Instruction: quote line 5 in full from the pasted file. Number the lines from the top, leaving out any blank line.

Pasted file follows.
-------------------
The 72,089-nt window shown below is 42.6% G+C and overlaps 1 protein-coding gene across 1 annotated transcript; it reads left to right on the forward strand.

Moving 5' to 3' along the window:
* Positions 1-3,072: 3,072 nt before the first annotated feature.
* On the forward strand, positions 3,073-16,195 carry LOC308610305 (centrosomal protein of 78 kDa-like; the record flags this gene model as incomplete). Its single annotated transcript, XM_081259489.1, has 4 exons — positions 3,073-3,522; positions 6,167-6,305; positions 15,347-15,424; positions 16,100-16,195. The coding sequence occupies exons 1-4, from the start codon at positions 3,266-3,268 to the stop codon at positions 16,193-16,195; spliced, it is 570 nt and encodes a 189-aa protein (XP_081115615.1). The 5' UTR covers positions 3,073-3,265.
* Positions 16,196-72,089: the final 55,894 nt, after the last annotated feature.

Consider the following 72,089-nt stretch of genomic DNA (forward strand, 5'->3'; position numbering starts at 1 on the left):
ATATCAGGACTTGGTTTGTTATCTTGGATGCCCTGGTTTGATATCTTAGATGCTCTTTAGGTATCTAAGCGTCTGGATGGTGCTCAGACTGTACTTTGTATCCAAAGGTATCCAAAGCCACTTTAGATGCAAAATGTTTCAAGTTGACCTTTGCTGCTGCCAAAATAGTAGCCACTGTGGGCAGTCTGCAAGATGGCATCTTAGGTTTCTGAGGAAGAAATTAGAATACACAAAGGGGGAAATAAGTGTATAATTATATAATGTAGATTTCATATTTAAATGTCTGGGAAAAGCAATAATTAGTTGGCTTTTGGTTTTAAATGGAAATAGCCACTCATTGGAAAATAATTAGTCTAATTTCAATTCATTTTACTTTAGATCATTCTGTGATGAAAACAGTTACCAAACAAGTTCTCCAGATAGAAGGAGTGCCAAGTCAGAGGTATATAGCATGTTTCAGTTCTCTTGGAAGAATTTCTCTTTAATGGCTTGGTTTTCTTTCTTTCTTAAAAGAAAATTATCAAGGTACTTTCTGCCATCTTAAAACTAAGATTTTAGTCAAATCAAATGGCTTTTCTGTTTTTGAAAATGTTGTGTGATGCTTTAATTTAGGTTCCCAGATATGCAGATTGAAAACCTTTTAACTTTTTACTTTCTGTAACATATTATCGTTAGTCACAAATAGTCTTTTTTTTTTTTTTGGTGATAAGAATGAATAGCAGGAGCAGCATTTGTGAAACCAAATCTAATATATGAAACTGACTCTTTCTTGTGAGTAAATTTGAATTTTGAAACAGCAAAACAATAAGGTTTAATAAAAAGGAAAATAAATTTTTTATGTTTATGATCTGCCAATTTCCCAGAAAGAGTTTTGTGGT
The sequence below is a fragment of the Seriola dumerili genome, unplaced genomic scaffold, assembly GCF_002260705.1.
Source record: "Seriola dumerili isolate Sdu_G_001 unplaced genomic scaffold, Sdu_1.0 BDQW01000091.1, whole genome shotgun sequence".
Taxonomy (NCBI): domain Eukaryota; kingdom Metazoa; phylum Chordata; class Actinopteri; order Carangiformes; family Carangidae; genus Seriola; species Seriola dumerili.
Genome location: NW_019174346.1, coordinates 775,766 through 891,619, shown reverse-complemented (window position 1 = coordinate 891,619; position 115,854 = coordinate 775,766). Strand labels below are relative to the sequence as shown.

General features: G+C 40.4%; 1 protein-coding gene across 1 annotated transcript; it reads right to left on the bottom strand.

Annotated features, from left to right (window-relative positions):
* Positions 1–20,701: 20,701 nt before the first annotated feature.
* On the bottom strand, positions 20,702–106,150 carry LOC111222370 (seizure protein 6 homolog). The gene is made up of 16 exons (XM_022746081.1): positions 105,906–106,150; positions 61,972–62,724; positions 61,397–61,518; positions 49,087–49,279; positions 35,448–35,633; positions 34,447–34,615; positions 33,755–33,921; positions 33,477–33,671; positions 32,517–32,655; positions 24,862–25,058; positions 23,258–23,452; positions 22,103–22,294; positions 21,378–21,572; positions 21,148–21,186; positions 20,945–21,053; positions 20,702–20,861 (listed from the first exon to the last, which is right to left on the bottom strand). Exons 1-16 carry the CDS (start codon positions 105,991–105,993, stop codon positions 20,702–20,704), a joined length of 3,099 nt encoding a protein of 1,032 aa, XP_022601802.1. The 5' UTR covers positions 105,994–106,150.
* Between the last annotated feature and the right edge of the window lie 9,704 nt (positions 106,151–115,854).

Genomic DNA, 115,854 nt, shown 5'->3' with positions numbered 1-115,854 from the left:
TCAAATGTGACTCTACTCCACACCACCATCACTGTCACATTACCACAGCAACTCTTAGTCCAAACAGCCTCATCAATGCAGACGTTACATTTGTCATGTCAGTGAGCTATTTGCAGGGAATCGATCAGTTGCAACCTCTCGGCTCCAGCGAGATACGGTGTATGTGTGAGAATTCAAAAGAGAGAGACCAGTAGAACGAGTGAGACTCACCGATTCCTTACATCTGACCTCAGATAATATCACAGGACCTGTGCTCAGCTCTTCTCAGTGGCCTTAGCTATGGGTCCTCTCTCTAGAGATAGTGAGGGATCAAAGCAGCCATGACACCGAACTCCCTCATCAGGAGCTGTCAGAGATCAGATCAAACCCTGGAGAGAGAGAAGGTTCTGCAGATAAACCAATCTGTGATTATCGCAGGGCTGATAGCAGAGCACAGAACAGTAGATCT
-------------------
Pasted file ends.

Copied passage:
* Positions 16,196-72,089: the final 55,894 nt, after the last annotated feature.